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I recently installed Fedora 14 on my home pc and have been working on setting up different server related features such as apache, mysql, ftp, vpn, ssh, etc. I ran extremely quickly in to a barrier it felt like when I discovered SELinux which I had not priorly heard of. After doing some research it seemed as though most people were of the opinion that you should just disable it and not deal with the hassle. Personally if it really does add more security I'm not opposed to dealing with the headaches of learning how to appropriately set it up. Eventually I plan on opening my network up so that this pc can be access remotely but I don't want to do that until such time as I'm confident that its secure (more or less... lol). If you have set it up and gotten it functioning correctly do you feel that it was worth the time and hassle? Is it really more secure? If you have opted out of using it was that decision founded on any research worth considering in my situation as well?

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please bear in mind that a good security mindset is that no security should cost more to implement than the value of what it's protecting. Thus if your time is worth $50 an hour, and it will take you 8 hours to implement SELinux, but it would only take 1 hour average to repair, and maybe $50 to replace a device... (thinking soho router) it is not worth the cost of implementing SELinux. However if your data is irreplaceable, and not a compromise would cost millions but it would take 100k to implement... it's worth it. –  xenoterracide Mar 15 '11 at 22:48
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up vote 9 down vote accepted

SELinux enhanced local security by improving the isolation between processes and providing more fine-grained security policies.

For multi-user machines, this can be useful because of the more flexible policies, and it raises more barriers between users so it adds protection against malicious local users.

For servers, SELinux can reduce the impact of a security vulnerability in a server. Where the attacker might be able to gain local user or root privileges, SELinux might only allow him to disable one particular service.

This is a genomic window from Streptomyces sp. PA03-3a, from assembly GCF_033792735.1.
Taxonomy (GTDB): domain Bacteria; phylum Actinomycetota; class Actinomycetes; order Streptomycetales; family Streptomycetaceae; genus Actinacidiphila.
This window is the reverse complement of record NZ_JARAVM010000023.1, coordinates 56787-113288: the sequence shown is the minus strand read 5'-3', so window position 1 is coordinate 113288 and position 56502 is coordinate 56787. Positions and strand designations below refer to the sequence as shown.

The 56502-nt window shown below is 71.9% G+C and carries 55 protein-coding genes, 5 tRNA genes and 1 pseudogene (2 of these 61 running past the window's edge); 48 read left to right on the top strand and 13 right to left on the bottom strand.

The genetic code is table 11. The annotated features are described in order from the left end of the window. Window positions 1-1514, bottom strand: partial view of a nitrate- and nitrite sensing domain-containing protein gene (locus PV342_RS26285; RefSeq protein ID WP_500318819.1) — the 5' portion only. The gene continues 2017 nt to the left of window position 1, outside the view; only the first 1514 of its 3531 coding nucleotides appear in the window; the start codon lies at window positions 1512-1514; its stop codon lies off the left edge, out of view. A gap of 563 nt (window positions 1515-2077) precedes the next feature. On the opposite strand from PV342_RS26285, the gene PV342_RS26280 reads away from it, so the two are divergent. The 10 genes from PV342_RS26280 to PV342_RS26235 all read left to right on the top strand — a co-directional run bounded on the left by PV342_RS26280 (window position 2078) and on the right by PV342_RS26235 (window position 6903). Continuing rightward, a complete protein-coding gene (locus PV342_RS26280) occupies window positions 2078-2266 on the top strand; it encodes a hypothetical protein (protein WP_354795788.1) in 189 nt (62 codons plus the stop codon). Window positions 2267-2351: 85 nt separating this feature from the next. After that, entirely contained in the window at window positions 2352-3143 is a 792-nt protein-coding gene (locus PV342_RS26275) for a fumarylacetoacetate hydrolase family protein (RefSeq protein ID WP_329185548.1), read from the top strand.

For typical home use, where you'll be the only user and you'll want to be able to everything remotely once authenticated, you won't gain any security from SELinux.

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but if I plan on making it a server that others can log into remotely with their own credentials I could still potentially benefit from a correct setup? That's not in the immediate plans but could eventually be... –  Kenneth Mar 12 '11 at 22:46
    
@Kenneth: The more services you run, and the more users you have, the more security SELinux can bring. At the extreme of a single-user machine with only ssh, SELinux is no use. Beyond that, yes, it's useful, but it's a large investment. Always keep in mind that a poorly understood security tool is a liability, because you might get a false sense of security if you get overconfident about its abilities, and there's a risk that you will misconfigure it and introduce a security hole. –  Gilles Mar 12 '11 at 22:51
    
@Gilles perhaps then I will disable it for the time being as I don't plan on making my web server available for public viewing at this time. Then I'll just spend what time I have available studying it for later use... –  Kenneth Mar 12 '11 at 22:58
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@Kenneth - the upside of learning it now, is that if you do need it in anger you will already have learned a lot of its foibles...and it has a few:-) –  Rory Alsop Mar 13 '11 at 0:28
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SELinux can have strong benefits for home use. I'll elaborate more later. –  mattdm Mar 13 '11 at 3:09
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The problem with SELinux for non-IT people like myself is that it does not identify itself as the cause of permissions problems - in other words the errors you get are not distinguishable from other more common errors and SELinux is the last place you will look or for which you will be able to get answers publicly. This is the worst type of feature IMO.

http://jermdemo.blogspot.com/2011/10/selinux-for-enhanced-headaches.html

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